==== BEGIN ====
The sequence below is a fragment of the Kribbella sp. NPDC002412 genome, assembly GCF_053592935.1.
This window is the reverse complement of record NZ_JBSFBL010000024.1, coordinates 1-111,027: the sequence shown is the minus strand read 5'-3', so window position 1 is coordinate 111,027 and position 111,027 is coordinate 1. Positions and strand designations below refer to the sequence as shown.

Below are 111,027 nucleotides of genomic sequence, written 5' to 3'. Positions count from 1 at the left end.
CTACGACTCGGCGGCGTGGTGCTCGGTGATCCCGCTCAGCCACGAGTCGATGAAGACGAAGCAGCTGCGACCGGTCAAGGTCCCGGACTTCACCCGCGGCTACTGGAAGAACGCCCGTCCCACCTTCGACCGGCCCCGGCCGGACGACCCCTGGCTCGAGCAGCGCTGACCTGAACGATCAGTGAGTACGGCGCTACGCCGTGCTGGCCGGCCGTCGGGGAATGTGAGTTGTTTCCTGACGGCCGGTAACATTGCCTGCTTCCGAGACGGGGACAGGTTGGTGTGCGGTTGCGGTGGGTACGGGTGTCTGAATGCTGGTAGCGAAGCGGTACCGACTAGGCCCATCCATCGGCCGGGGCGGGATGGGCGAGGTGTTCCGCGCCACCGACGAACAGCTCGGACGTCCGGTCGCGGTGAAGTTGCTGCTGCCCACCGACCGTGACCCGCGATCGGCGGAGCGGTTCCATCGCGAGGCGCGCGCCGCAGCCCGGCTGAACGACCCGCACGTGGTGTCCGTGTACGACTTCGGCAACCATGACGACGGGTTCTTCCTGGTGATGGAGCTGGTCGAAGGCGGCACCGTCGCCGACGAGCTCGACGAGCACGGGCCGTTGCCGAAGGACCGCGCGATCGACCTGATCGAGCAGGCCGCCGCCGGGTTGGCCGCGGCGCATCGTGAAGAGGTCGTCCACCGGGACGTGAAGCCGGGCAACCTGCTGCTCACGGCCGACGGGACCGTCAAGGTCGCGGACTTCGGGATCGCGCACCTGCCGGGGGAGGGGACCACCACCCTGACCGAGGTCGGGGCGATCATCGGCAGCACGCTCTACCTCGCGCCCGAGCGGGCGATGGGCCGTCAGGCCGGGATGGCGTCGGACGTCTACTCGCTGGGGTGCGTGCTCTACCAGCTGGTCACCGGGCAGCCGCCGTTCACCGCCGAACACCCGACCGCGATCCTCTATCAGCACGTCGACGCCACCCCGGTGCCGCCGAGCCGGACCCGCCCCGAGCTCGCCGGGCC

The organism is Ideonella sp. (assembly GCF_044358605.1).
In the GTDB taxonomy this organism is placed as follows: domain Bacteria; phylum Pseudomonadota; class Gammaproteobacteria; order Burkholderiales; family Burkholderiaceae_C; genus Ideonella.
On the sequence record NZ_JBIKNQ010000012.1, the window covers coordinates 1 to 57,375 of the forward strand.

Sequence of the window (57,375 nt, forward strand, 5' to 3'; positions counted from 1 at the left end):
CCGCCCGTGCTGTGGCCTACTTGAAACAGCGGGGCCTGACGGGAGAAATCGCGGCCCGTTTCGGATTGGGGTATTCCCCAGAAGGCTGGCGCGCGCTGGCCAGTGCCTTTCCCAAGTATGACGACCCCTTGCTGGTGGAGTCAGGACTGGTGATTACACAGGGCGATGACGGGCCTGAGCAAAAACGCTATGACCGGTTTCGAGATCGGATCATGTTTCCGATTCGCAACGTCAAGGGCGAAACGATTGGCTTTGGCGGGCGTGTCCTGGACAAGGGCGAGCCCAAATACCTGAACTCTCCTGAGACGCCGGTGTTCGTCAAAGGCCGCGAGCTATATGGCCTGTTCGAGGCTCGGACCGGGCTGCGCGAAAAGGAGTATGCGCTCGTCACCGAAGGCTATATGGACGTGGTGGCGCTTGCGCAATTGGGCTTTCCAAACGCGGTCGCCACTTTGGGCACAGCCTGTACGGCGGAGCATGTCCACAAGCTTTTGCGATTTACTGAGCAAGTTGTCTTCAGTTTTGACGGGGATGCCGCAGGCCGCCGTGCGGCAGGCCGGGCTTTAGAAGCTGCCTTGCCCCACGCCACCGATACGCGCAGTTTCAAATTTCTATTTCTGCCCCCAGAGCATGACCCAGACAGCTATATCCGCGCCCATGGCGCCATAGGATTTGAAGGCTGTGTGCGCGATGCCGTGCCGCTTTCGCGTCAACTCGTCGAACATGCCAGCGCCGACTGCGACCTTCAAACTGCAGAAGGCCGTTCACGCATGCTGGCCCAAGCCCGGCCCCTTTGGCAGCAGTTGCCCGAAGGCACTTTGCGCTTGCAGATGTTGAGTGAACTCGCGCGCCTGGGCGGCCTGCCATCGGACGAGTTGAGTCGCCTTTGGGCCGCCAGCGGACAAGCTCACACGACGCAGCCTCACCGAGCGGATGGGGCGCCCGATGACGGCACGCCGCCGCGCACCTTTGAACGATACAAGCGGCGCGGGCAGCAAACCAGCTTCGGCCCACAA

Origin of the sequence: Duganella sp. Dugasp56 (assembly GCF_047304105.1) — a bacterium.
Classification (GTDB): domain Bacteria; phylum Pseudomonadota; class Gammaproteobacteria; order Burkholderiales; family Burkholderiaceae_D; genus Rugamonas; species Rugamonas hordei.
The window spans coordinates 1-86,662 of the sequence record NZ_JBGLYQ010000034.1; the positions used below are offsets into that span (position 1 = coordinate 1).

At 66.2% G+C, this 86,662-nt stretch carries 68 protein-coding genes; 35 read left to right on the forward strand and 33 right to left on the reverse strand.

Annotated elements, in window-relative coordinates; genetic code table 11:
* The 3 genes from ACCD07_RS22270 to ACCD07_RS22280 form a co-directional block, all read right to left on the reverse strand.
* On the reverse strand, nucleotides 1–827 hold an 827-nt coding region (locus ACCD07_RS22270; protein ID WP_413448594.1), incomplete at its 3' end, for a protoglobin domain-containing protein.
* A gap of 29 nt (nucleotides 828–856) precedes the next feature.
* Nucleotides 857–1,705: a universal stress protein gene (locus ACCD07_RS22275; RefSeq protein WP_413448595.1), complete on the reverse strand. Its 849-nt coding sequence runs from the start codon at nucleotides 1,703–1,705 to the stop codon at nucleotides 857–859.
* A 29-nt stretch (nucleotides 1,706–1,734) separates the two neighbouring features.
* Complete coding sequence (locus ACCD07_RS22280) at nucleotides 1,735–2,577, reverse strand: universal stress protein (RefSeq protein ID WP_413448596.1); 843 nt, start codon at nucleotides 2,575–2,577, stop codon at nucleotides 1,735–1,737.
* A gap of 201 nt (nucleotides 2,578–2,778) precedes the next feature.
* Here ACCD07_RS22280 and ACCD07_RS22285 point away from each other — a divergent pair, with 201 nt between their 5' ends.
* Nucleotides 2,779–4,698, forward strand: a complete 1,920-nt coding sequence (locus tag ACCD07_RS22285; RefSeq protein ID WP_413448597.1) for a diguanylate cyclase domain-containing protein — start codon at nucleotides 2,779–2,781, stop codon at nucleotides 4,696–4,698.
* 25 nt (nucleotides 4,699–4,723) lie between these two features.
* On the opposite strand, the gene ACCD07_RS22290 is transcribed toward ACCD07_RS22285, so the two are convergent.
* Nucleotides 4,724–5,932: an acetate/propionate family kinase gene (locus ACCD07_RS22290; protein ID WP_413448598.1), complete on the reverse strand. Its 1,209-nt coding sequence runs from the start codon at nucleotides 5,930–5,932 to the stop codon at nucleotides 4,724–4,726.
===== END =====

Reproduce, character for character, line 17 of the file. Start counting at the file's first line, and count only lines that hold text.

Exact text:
* A gap of 29 nt (nucleotides 828–856) precedes the next feature.